You become what you have learnt Ian On Sunday
By Ian McDonald
Stabroek News
May 2, 2004

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The debate on improving educational standards never ends. And in this debate I am glad to see it is generally realised that new school buildings and classroom furniture are only a very small part of what matters. Let us consider what is meant by giving a child a good education in the total sense of the word.

Education is important not simply for imparting information about specific subjects but, more importantly, for the passing on of a whole 'culture' of learning, attitudes, and behaviour - a variety of distinct 'languages' of understanding, including self-understanding. As Michael Oakeshott, the English philosopher, writes, "A man is his culture. What he is, he has had to learn to become."

Good teaching initiates the student into an inheritance of human achievements. This inheritance consists of a variety of abilities. Each of these abilities combines 'information' and 'judgement.' When united with specific information, judgement generates knowledge or 'ability' to do, to make, or to understand and explain - it becomes, in the end, the ability to think wisely and compassionately.

What should we look for in the well-educated adult person? What should we expect for our children in the education process from nursery school through university and including what they should learn in the setting of home?

First, you should have enough knowledge of your cultural tradition to know how it got to be the way it is. For us in Guyana and the West Indies the acquisition of such knowledge is not straightforward, and indeed the right balance in imparting such knowledge is still being worked out. This is because there are various closely interwoven strands in our cultural tradition. Those strands neglected in the past - our Amerindian, and in particular our African and Indian heritages - are being given greater prominence as our historians and educators deepen their ability to impart their importance. In the meanwhile the European tradition remains very important and it is unintelligent to see something lamentable about the fact that many of the prominent philosophical, scientific, literary, and intellectual figures in the tradition which still permeates our culture are European, even though the great majority of us are not ourselves European. This is a historical fact whose causes should be explored and understood.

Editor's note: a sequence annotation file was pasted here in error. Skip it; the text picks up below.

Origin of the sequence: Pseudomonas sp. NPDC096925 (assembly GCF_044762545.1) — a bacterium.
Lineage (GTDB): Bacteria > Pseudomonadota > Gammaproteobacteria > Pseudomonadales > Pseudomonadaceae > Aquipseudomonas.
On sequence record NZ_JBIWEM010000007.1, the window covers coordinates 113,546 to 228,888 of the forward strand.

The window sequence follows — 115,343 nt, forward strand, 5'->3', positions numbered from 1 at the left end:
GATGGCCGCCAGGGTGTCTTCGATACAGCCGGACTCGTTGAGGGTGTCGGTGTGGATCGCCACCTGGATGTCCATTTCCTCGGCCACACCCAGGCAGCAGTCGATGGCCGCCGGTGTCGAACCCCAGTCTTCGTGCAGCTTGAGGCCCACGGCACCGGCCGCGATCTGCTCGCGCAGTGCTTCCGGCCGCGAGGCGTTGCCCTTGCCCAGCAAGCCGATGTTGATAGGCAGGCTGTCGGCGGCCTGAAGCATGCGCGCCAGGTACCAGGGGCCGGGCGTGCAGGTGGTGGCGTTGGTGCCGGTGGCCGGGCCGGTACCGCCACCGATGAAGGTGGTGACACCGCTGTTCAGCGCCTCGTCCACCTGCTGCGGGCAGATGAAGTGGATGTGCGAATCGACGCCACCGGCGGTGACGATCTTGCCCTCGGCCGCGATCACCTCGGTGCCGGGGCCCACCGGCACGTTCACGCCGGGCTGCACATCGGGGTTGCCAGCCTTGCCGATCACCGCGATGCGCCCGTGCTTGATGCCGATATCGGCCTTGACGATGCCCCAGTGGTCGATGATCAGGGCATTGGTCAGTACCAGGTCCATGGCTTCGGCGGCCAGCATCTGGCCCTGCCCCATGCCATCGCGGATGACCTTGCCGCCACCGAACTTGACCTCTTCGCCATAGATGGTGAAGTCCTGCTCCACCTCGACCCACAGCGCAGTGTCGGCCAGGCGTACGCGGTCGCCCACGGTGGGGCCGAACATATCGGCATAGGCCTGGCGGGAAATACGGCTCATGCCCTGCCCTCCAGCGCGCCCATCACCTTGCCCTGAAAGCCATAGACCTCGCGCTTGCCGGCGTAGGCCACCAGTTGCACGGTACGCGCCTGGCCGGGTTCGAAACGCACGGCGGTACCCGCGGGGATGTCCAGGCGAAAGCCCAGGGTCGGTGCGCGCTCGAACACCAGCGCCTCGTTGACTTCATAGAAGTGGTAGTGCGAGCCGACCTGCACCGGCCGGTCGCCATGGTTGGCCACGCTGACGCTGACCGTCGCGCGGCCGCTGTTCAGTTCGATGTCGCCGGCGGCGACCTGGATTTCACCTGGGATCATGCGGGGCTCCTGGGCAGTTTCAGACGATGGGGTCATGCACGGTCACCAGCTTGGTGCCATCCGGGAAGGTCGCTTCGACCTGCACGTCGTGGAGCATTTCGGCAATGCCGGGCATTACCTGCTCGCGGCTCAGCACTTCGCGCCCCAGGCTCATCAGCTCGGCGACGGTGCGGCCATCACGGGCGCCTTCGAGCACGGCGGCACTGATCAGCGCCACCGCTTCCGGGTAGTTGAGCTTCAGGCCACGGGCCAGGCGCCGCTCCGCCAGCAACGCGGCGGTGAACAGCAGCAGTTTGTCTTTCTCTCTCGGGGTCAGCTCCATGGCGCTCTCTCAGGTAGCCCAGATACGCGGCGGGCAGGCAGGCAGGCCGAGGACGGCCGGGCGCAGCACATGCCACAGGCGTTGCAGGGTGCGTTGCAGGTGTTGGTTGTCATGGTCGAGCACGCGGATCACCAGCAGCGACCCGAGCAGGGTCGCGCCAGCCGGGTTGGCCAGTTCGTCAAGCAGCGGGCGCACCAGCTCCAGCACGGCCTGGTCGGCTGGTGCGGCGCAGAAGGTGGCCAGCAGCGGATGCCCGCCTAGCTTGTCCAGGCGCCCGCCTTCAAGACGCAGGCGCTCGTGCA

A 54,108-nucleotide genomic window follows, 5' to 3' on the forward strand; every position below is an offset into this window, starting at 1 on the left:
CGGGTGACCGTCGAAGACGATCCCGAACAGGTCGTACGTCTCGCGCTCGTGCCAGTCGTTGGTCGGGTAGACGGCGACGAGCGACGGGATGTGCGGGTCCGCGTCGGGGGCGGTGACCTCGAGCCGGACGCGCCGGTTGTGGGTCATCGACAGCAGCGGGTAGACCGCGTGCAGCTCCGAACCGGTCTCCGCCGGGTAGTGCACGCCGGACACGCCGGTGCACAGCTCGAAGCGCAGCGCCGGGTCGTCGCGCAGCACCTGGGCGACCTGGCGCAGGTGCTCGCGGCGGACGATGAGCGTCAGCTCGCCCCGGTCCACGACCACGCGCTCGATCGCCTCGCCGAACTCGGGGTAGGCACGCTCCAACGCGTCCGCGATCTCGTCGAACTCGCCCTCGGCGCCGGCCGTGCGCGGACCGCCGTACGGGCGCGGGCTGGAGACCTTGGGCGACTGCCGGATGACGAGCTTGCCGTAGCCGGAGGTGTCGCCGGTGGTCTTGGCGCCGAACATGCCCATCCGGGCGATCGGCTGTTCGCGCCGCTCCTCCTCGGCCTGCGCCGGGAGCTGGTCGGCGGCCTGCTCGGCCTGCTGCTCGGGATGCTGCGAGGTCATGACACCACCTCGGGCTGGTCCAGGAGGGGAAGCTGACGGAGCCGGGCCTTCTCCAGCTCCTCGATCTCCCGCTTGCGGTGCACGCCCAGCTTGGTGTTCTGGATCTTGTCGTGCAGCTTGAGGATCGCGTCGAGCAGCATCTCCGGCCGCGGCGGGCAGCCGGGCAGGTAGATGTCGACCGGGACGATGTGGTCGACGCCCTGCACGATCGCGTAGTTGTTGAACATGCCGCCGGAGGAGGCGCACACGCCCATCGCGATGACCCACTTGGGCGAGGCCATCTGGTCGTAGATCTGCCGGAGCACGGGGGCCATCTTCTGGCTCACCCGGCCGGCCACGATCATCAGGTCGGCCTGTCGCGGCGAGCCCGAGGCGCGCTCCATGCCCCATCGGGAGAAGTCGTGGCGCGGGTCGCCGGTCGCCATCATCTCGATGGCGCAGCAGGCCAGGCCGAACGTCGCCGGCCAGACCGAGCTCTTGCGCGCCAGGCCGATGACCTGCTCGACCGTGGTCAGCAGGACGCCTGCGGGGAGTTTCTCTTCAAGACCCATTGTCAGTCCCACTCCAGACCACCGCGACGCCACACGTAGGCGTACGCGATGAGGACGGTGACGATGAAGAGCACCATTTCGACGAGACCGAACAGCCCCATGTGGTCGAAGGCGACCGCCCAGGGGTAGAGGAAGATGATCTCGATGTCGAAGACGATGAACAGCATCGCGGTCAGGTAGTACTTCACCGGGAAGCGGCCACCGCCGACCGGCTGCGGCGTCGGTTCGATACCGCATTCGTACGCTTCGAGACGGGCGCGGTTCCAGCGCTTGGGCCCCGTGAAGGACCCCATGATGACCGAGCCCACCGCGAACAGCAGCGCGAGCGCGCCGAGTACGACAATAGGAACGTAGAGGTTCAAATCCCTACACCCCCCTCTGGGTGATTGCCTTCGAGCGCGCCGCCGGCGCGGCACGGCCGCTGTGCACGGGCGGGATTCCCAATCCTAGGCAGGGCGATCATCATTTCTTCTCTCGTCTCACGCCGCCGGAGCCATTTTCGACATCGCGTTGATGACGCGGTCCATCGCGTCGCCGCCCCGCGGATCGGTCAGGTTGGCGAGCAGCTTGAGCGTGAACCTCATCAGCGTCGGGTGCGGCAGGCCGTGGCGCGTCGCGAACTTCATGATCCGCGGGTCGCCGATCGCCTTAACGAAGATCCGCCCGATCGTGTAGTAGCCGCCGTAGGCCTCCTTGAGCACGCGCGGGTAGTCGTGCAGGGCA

Secondly, the well-educated person needs to know enough about the natural sciences so that he or she is not a complete stranger in this world of computers and high technology. This means at least knowing enough about physics and chemistry to understand how the physical world is constituted. This would include some knowledge of the general and special theories of relativity, and an understanding of why quantum mechanics is so philosophically challenging. At a minimum, also, you should know enough biology to understand the Darwinian revolution and recent developments in genetics and microbiology.